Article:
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Justice Shiva Kirti Singh says legislature should not make laws violating rights of citizens

Former Supreme Court judge Justice Shiva Kirti Singh said on Saturday that legislature should avoid making laws that violate the rights of citizens.

Speaking at a symposium organised by the India Legal Research Foundation, Justice Singh said this in reference to courts not allowing bail as a rule. “Bail is the rule, jail is the exception,” he said in reply to a question from APN News Editor-in-Chief Rajshri Rai.

ILRF Chairman Senior Advocate Pradeep Rai felicitates Justice Shiva Kirti Singh at the symposium.

Lower courts are violating rules since you cannot keep a person in jail when the trial is going on, the former Chief Justice of the Allahabad High Court said. He noted that rules are also being changed by the legislature and after making amendments, they continue to keep people in jail.

Speaking on the Challenges to Constitutional Morality, he said the violation of provisions guaranteed by the Constitution after taking oath on it is wrong. “The Prime Minister, The Chief Justice of India and the Election Commission take the oath of the Constitution and no one is above it,” Singh added.

On the difficulty of getting bail for economic offences while it is relatively easy for other crimes, Justice Singh wondered, “What are the compulsions of the government for making such laws on economic offences?”

Reacting to a question on the attempts to rewrite the Constitution, Singh said there is no danger to the Constitution, there are always exceptions for improvement and amendments. “Our Constitution is growing healthily,” he asserted. The basic concepts and the soul of the Constitution cannot be tinkered with, he emphasised.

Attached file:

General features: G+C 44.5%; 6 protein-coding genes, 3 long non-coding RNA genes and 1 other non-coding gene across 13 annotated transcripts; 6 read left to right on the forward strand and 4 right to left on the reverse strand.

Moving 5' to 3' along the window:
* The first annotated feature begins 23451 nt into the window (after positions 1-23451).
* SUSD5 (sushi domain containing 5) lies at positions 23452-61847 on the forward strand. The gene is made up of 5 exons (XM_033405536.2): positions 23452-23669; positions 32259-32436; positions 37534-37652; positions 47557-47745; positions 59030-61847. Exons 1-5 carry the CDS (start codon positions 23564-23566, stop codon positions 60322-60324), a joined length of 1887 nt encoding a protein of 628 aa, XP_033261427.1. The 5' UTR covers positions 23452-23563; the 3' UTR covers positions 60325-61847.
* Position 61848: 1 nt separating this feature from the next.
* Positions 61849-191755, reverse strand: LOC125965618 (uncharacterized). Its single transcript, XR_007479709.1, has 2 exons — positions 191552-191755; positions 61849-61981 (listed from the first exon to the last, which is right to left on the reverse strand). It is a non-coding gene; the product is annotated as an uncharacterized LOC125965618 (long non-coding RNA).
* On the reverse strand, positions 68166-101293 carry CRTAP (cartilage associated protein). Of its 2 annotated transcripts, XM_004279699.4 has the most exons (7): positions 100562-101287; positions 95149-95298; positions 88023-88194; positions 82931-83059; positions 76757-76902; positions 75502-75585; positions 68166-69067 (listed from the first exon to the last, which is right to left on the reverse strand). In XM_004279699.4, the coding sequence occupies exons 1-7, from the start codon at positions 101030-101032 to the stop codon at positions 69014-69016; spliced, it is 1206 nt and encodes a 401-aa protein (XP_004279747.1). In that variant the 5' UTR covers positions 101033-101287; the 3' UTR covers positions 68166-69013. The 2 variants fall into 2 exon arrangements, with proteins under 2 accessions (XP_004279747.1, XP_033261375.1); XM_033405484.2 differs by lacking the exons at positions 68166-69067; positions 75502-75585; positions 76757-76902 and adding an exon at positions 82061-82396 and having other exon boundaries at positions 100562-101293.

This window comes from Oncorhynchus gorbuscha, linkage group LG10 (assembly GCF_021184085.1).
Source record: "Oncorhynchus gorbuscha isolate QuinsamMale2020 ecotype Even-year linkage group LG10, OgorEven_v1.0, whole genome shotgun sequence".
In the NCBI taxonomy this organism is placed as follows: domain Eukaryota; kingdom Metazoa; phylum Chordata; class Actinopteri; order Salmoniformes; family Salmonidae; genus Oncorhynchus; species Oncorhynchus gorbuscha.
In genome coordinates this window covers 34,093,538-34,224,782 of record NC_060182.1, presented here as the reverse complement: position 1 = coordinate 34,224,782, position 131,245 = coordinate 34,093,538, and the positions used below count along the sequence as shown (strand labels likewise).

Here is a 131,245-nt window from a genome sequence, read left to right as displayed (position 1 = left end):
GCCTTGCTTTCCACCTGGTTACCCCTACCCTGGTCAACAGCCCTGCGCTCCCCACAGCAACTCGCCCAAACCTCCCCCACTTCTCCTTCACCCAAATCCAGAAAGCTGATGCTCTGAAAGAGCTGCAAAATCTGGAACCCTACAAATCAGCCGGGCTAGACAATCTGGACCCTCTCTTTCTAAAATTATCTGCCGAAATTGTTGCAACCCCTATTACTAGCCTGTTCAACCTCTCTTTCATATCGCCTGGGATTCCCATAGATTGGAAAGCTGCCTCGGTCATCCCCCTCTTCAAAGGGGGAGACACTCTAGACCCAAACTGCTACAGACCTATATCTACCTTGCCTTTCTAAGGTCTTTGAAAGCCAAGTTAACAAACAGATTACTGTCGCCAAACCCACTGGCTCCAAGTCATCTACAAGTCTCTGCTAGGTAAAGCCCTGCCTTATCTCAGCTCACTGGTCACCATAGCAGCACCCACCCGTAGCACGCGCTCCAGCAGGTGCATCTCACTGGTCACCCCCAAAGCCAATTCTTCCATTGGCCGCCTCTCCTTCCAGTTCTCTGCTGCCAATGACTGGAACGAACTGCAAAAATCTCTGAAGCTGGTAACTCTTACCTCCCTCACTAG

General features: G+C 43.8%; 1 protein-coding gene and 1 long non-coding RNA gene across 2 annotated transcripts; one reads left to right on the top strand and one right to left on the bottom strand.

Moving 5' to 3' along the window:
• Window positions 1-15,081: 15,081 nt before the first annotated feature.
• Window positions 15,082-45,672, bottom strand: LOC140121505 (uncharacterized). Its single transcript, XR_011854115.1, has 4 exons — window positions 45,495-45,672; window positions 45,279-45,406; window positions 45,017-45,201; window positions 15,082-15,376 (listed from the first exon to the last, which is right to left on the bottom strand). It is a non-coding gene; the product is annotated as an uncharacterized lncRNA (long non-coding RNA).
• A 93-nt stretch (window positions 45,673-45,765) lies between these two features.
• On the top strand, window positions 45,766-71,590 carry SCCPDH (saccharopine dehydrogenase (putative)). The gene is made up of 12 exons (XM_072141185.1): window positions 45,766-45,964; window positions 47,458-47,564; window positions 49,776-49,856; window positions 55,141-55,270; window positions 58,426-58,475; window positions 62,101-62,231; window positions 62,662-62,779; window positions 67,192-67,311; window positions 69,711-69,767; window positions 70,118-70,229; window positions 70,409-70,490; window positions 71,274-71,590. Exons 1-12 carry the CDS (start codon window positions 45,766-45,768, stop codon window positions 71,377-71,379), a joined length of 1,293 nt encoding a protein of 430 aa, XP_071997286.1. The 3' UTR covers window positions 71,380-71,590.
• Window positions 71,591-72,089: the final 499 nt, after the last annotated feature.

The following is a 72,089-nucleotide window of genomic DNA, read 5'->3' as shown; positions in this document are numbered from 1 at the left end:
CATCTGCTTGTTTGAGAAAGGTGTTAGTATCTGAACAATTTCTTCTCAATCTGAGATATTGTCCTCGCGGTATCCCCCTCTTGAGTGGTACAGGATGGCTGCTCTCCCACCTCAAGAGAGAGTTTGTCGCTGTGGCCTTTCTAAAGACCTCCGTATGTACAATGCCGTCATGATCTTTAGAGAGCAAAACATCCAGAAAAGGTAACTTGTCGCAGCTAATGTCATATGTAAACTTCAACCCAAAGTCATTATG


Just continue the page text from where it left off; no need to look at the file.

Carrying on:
The former SC judge noted that division in society in the name of religion, caste, or race is dangerous. He said the “divide and rule” policy is by governments has left society divided now.

In the context of reservations above 50 per cent, he said that would pose a problem since it would not serve the purpose for which it was being implemented. He said reservation is important and yet a sensitive issue.

On One Nation One Election, Singh said the concept was not wrong in terms of law but was obviously against federalism and he said it could be called an experiment. It has both good and bad effects, he said. If the concept is implemented, regional issues will be ignored and the larger national issues will dominate the political discourse.

“Our country is a federal structure and every state has different issues,” Justice Singh added.

Asked about the citizen’s right to protest in a democratic country, he said the Right to Assemble peacefully is guaranteed in the Constitution. He said sedition charges are constitutionally moral because when a person tries to destroy the nation, the provision is useful.

Singh said the government should not violate the basic human rights of people. There must be due process for any punishment, he said. In this case, the Court interferes and reminds the government of its limitations and advices it to be more reasonable.

On the Centre-state row over finances, the former SC judge said transparency is the only solution to address it. He said while giving grants to the states, the Centre must keep a record and make information available to be accessed by the people.

On criticism of the Collegium system, Justice Singh said it is with the Supreme Court and time will tell if it is right or wrong. The core issue, he said, was that every government considers itself superior to the Constitution. For the concentration of power, every government tries to put pressure on the judiciary and make sure there is a government representative in the top court, he added.

He said the Constitution clearly demarcates the separation of power between the Executive, the Legislature and the Judiciary and one should avoid interfering in the other’s domain.

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